Evening is prime time for lottery hopefuls
Posted December 17, 2013
Raleigh, N.C. — With Tuesday's Mega Millions jackpot approaching a record, those looking for an early Christmas check packed ticket lines throughout the day Tuesday. Across North Carolina, an average of 800 tickets were being sold each minute, with the "rush hour" still to come.
Brisk sales prompted lottery officials to push their prediction for the top prize in the multi-state lottery to $636 million. The jackpot now trails only a $656 million Mega Millions pot that was sold in March 2012.
Ticket sales are greatest in the 5 o'clock hour on the evening of a jackpot, lottery officials said. All those potential winners have the evening to plot how they would spend the windfall.
Mega Millions changed its rules in October to help increase the jackpots by lowering the odds of winning the top prize. That means the chances of winning the jackpot are now about 1 in 259 million.
"It's the opportunity of a lifetime," Idus Daniel said. "I think everybody should go ahead and throw a couple of dollars."
Shawn Manire was thinking about spending all that cash.
"It would be awesome, unfathomable really to think about what you could do with that," he said as he waited for his tickets at a Raleigh convenience store.
Across the country, the feeling was the same.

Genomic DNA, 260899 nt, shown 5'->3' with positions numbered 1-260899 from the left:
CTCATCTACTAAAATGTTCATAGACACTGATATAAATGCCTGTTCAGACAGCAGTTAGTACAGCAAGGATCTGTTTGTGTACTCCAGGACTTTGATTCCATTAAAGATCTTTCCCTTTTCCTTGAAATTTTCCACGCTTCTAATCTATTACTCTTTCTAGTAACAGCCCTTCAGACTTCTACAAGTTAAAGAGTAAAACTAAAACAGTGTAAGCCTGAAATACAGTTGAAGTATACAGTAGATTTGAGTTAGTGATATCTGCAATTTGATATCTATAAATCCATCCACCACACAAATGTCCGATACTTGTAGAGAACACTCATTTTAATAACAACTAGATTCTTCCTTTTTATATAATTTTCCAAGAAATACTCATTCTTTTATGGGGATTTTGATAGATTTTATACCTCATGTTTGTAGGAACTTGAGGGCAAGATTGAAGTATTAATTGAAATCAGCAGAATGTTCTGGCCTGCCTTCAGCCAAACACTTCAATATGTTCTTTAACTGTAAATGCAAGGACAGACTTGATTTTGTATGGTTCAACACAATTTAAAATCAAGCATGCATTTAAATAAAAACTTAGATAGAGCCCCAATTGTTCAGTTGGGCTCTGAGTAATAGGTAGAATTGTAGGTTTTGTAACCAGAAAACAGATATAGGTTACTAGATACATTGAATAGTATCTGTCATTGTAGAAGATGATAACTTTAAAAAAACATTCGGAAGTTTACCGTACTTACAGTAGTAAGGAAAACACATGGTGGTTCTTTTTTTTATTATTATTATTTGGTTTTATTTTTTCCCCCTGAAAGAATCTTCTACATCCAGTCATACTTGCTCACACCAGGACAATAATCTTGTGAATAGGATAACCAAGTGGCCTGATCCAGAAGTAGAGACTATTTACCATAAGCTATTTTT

Annie Pedersen said she wanted to be part of the action, so she jumped in and bought two tickets at a Milwaukee grocery.
"Everybody is so excited about it so I wanted to get in on some of the excitement, too, by watching," she said.
Tickets are selling at a pace that surpassed even the lottery's expectations.
"We estimate by drawing time we'll be about $75 million ahead in sales," said Paula Otto, executive director of the Virginia Lottery and lead director for Mega Millions.
Otto said officials expect about 70 percent of the possible number combinations to be purchased for Tuesday night's drawing. She also noted that if a winner isn't selected either Tuesday night or for Friday's drawing, the jackpot could hit $1 billion — an unheard of amount for Mega Millions or Powerball, the nation's two main lottery games.
The drawing is scheduled for 11 p.m. EST. The cash option is estimated at $341 million, before taxes. A patient winner who chooses to paid on an annual basis would start out collecting about $4,600 per hour. That rate would increase over the 30-year payout.
The previous odds of winning Mega Millions' top prize were roughly 1 in 176 million, nearly the same as Powerball, which also has seen a surge in large jackpots since its rules were revamped in January 2012.
Mega Millions is played in 43 states, the District of Columbia and the U.S. Virgin Islands.